• You may need to re-teach how to use the tool several times. There will be days when your family member looks like he or she has got it, and then the next day isn’t sure how to use the tool.
    • With time, teaching, practice, review and lots of patience your family member may find an appropriately selected tool to be a great support. 
    • If the tool isn’t working after giving it both time and effort, try something else.
    As your family member tries the tool, periodically review the tool with them to determine how it is working, what more is needed, and what needs to be changed.


    The Home Environment

    Making Home that Quiet Place

    A calm, less stimulating home environment provides a supportive setting for someone with a brain injury. 

    A supportive environment can: 

    • Reduce memory and attention challenges
    • Prevent headaches
    • Decrease frustration and agitation
    • Decrease fatigue 
    • Making simple changes in your home can help to calm the environment.

    How are Things at Your House?
    Does your family member have any of these common sensitivities? 

    • fluorescent lights 
    • background noise (TV or radio when no one is listening)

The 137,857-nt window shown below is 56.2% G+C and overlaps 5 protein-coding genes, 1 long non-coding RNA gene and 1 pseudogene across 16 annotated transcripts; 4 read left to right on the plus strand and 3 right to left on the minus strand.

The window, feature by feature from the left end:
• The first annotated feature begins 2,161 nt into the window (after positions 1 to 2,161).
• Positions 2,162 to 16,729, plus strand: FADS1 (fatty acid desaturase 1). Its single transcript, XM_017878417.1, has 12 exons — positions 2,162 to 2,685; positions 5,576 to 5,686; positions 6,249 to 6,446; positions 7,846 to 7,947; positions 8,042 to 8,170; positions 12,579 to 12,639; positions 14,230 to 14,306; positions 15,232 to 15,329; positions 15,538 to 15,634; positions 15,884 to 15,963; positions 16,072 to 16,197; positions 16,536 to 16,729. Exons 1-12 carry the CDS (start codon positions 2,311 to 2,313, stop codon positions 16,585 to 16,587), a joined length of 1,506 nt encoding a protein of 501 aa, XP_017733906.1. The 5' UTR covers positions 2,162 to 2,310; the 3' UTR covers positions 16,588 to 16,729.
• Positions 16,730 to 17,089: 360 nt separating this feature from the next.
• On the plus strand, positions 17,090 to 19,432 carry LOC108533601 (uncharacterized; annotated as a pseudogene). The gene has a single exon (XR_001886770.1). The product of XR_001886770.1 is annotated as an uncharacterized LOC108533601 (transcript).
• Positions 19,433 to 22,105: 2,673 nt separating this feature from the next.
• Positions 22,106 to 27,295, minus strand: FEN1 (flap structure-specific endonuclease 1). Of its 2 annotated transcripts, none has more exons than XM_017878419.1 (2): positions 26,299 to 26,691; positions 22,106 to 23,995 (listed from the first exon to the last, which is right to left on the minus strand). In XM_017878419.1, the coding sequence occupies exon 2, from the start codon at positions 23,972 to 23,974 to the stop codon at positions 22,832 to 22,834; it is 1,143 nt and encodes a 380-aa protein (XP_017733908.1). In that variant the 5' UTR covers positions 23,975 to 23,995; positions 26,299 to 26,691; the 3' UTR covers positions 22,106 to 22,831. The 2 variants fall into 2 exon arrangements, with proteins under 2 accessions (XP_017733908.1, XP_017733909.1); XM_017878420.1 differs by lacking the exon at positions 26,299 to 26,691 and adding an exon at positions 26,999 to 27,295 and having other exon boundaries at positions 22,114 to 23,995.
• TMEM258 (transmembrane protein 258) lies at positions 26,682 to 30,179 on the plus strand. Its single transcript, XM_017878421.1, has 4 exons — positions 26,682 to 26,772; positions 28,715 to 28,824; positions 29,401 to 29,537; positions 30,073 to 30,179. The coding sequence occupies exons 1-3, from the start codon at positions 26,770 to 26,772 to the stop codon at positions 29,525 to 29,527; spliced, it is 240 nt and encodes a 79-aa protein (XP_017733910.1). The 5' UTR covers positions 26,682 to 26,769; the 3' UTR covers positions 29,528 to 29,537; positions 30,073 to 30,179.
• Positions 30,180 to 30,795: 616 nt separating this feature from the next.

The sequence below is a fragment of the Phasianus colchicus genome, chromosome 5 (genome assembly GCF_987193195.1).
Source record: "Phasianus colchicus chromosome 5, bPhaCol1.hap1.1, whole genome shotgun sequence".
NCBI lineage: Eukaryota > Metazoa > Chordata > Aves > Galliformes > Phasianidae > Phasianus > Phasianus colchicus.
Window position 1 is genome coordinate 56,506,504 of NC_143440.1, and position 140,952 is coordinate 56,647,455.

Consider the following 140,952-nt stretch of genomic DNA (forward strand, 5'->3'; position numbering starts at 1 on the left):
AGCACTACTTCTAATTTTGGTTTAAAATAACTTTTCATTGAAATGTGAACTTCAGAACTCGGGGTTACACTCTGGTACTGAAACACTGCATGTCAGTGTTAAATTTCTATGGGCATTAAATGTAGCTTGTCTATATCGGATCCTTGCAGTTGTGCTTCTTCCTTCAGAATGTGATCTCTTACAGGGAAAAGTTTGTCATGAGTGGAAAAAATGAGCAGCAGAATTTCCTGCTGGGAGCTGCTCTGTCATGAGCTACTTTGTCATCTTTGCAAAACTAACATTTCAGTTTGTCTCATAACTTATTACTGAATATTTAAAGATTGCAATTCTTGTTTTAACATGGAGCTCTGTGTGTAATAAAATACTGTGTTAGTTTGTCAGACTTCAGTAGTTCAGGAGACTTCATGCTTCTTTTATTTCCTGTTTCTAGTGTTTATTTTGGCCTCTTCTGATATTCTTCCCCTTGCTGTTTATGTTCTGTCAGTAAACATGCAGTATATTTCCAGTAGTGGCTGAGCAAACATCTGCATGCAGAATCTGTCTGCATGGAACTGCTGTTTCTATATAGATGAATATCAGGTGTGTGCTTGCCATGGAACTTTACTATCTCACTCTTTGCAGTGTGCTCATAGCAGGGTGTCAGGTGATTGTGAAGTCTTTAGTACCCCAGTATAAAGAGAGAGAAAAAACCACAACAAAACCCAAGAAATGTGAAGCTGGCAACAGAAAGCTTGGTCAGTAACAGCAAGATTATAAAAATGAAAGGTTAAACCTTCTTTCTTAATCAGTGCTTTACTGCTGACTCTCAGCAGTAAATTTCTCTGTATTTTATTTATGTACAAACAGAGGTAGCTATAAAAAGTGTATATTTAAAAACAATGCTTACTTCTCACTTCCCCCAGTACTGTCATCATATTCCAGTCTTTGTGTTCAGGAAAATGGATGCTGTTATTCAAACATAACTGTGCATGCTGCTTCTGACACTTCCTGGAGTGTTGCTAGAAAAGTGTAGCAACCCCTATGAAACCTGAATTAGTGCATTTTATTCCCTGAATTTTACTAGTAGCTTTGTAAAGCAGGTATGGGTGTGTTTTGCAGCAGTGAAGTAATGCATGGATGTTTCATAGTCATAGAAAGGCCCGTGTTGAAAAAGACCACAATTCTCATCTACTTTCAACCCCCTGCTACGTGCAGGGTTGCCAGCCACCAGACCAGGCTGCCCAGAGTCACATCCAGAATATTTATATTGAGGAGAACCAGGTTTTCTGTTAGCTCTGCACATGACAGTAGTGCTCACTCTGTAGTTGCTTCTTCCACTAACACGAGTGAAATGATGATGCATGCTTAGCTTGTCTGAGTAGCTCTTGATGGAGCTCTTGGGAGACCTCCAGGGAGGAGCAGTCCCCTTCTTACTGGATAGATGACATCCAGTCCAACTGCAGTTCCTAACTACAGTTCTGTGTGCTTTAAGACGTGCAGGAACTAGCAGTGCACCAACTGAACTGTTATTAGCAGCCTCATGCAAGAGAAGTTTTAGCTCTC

• clutter
    • loud noises

    Small Changes Can Make a Difference. You can help.

    Many people with brain injury are bothered by light.

    • Use lamps instead of overhead lighting; use lower level bulbs in the lamps.
    • Replace fluorescent bulbs if they cause headaches.
    • Use dimmer switches on lamps.
    • Close curtains or blinds.

    If noise is an issue, try to:

    • Turn down, turn off, or move TV to a smaller room.
    • Encourage family members to lower voices.
    • Encourage the use of headphones or ear buds to block noise when needed.
    • Set phones to vibrate instead of ring.
    • Calm the barking dog or send it to another part of the house or outside.
    • Arrange for scheduled quiet times at home.
    • Go to the mall or restaurants at times that are less busy, less crowded.

    Reduce clutter:

    • Simplify surroundings by having fewer items in rooms and on surfaces.
    • Clear tabletops and workspaces.
    • Stack or store papers, books and magazines in containers or files.
    • Fold and put away clothes, blankets, toys.
    • Keep pathways clear and free of clutter.

    Make it easy to find things: 

    • Keeping items in the same place
    • Arrange everyday items in a consistent way. Examples: milk is always on the right top shelf, keys are always hanging next to the door…
    • Put frequently used items in one, easy-to-see place (hang on a pegboard or put on a shelf.